2005: Research report about Romanians’s migration abroad

Romanian citizens working abroad represent an important part of the national work force; their number has increased due to the removal of visas in the European zone and is expected to further grow once Romania becomes an accessing EU country.

According to the Barometer of public opinion elaborated by the Open Society Foundation  in 2004, 10% of those who have been interviewed declared that a member of their family worked abroad in the last 12 months. This segment of the national work force is vital for the socio-economic development in Romania as well as for the accessing process in the EU, thus making the correct implementation of European regulations in this particular area a priority for Romanian authorities and the civil society.

Despite the fact that adopting and implementing the European expertise in the field of work force mobility and immigrant workers’ rights is very important, the normative accomplishments have only just started, as the State Report of the European Commission confirms (2003). Migration regulated by competent bodies of the Ministry for Work and Social Security, based on bilateral agreements, as well as by mediation through work force agents makes up a small part in comparison with the number of Romanian workers that use informal or semi-legal means coming to work in EU member states. Difficulties in implementing the legislation occur even in regulated cases. Studies focusing on immigrant seasonal workers indicate that they are often underpaid; they are not given minimal work protection measures and are left out of social security systems, thus becoming exposed to exploitation and to the risk of becoming slaves.

Normative measures to be taken by Romanian authorities are in the course of development, as confirmed by a report of the European Commission. Due to the risks and the complexity of a non-regulated migration, the European Union recommended a post-accession transitory period concerning free work force movement, in order to avoid probable disturbances in the work force market or possible disagreements of the public opinion regarding expansion. In order to reduce this period of transition and therefore to smoothen the integration into the European work force market, this project puts forward concrete steps to support competent  developing of institutions (the Ministry of Work and Social Security, the Department for Work Abroad), on one hand and on the other to create an organism in the civil society (partnership) to complement the efforts led by governmental authorities in the direction of  stimulating resources and the necessary means of action.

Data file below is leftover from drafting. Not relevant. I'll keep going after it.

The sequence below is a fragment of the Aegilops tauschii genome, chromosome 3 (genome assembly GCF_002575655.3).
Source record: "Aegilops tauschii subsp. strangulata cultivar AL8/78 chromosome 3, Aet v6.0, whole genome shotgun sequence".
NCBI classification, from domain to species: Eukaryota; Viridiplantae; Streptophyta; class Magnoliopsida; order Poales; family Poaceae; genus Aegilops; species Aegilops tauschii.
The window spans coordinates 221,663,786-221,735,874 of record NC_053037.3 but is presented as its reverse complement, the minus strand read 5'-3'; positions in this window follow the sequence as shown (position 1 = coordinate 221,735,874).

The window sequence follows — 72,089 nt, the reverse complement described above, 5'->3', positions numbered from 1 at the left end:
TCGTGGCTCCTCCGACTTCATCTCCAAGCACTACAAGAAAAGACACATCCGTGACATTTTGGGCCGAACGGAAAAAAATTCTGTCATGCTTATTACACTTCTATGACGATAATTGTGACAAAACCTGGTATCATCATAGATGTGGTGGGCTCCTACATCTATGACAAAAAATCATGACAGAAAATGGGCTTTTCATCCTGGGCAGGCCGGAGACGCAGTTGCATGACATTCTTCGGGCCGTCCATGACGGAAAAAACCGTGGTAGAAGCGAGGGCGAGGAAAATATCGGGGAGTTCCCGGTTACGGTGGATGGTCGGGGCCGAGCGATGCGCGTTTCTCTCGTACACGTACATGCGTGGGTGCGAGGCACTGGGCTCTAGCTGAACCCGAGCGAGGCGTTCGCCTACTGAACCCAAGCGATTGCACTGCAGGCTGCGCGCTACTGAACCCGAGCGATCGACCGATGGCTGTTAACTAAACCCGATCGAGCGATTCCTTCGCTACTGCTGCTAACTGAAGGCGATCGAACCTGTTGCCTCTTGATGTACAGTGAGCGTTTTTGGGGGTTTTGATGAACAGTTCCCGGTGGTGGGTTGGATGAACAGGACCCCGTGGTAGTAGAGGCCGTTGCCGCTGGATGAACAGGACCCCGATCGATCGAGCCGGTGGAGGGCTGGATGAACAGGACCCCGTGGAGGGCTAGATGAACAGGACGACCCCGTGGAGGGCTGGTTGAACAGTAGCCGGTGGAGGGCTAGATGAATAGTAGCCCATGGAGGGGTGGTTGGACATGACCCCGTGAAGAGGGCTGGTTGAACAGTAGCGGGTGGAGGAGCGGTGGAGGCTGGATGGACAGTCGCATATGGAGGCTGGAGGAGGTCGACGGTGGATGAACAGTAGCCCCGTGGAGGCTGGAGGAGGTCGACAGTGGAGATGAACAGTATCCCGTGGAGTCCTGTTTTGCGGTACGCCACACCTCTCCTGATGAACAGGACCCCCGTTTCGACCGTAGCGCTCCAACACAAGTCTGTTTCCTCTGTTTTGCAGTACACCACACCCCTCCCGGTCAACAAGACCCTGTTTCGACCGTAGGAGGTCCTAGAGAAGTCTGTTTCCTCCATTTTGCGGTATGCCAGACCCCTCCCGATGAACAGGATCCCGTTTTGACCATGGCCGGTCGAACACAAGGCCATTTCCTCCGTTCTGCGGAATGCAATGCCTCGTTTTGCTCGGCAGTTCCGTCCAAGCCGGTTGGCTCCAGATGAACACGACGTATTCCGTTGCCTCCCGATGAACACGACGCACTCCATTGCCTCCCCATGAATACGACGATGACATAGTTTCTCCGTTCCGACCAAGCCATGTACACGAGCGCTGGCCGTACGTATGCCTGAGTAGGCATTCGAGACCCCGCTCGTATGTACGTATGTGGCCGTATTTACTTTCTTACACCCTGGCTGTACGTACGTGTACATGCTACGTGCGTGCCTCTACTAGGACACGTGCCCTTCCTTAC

The shock caused by the transition to a market economy severely decreased real incomes and living standards of the Romanian citizens and led to a vast deindustrialization process accompanied by the raise of unemployment rates. In these conditions, along with open European borders, finding work abroad became a feasible strategy, despite legislative deficiencies.  The preponderance of unregulated migration is a direct consequence of the powerlessness of the authorities to control this phenomenon and thus exposing workers to the danger of becoming victims to exploitation and human trafficking.

Along with issues generated by the preponderance of unregulated migration, the cumulative effect of Romanians’ labor abroad was the growth of national economy, authorities often recognizing the role of these emigrant agents. The total of value of transfers had risen constantly in the last few years, from 958 million de euros in 2000, to 1153 million Euros in 2001 to 1462 million Euros in 2002 (Romanian National Bank). Current estimations indicate the fact that these transfers now go between 1,5 to 2 billion Euros, exceeding the total of direct foreign investments (the Center for Regional and Urban Sociology).

Besides this, emigrant workers are sustaining the European accession process by drawing foreign investors, by building up an European identity and by developing a transnational network to promote European integration interpersonally and among institutions.























Leave a Reply

Your email address will not be published. Required fields are marked *